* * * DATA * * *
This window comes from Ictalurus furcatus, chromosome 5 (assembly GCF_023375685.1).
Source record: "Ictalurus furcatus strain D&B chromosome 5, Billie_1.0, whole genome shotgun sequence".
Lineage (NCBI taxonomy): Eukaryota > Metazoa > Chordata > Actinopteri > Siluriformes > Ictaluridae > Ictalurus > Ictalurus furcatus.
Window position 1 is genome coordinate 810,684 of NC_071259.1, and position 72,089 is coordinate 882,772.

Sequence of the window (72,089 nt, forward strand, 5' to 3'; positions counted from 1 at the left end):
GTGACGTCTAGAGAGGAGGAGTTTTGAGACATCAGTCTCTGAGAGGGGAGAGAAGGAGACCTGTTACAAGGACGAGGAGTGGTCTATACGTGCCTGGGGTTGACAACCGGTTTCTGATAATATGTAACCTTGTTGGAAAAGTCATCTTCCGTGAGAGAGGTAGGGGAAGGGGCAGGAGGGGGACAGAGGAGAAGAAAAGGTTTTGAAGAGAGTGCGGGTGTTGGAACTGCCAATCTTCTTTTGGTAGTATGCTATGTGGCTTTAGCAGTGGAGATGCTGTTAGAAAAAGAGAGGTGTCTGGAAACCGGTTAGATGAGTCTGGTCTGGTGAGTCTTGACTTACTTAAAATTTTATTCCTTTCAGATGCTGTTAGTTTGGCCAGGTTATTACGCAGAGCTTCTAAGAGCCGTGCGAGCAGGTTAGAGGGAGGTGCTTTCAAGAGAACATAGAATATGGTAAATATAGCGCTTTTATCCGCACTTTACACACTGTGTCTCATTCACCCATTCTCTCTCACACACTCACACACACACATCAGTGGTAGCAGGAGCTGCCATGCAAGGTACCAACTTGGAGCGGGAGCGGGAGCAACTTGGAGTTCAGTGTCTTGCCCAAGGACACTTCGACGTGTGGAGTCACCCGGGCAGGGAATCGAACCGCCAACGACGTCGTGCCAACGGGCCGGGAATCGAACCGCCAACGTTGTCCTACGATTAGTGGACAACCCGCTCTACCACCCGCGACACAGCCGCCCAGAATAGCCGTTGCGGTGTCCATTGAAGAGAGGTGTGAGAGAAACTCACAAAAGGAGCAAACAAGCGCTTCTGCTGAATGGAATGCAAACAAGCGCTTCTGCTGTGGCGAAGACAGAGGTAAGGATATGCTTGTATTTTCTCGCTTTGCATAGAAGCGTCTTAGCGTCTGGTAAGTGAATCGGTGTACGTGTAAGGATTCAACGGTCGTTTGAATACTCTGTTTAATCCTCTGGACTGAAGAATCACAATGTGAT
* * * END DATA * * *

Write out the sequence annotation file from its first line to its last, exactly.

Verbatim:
This window comes from Ictalurus furcatus, chromosome 5 (assembly GCF_023375685.1).
Source record: "Ictalurus furcatus strain D&B chromosome 5, Billie_1.0, whole genome shotgun sequence".
Lineage (NCBI taxonomy): Eukaryota > Metazoa > Chordata > Actinopteri > Siluriformes > Ictaluridae > Ictalurus > Ictalurus furcatus.
Window position 1 is genome coordinate 810,684 of NC_071259.1, and position 72,089 is coordinate 882,772.

Sequence of the window (72,089 nt, forward strand, 5' to 3'; positions counted from 1 at the left end):
GTGACGTCTAGAGAGGAGGAGTTTTGAGACATCAGTCTCTGAGAGGGGAGAGAAGGAGACCTGTTACAAGGACGAGGAGTGGTCTATACGTGCCTGGGGTTGACAACCGGTTTCTGATAATATGTAACCTTGTTGGAAAAGTCATCTTCCGTGAGAGAGGTAGGGGAAGGGGCAGGAGGGGGACAGAGGAGAAGAAAAGGTTTTGAAGAGAGTGCGGGTGTTGGAACTGCCAATCTTCTTTTGGTAGTATGCTATGTGGCTTTAGCAGTGGAGATGCTGTTAGAAAAAGAGAGGTGTCTGGAAACCGGTTAGATGAGTCTGGTCTGGTGAGTCTTGACTTACTTAAAATTTTATTCCTTTCAGATGCTGTTAGTTTGGCCAGGTTATTACGCAGAGCTTCTAAGAGCCGTGCGAGCAGGTTAGAGGGAGGTGCTTTCAAGAGAACATAGAATATGGTAAATATAGCGCTTTTATCCGCACTTTACACACTGTGTCTCATTCACCCATTCTCTCTCACACACTCACACACACACATCAGTGGTAGCAGGAGCTGCCATGCAAGGTACCAACTTGGAGCGGGAGCGGGAGCAACTTGGAGTTCAGTGTCTTGCCCAAGGACACTTCGACGTGTGGAGTCACCCGGGCAGGGAATCGAACCGCCAACGACGTCGTGCCAACGGGCCGGGAATCGAACCGCCAACGTTGTCCTACGATTAGTGGACAACCCGCTCTACCACCCGCGACACAGCCGCCCAGAATAGCCGTTGCGGTGTCCATTGAAGAGAGGTGTGAGAGAAACTCACAAAAGGAGCAAACAAGCGCTTCTGCTGAATGGAATGCAAACAAGCGCTTCTGCTGTGGCGAAGACAGAGGTAAGGATATGCTTGTATTTTCTCGCTTTGCATAGAAGCGTCTTAGCGTCTGGTAAGTGAATCGGTGTACGTGTAAGGATTCAACGGTCGTTTGAATACTCTGTTTAATCCTCTGGACTGAAGAATCACAATGTGAT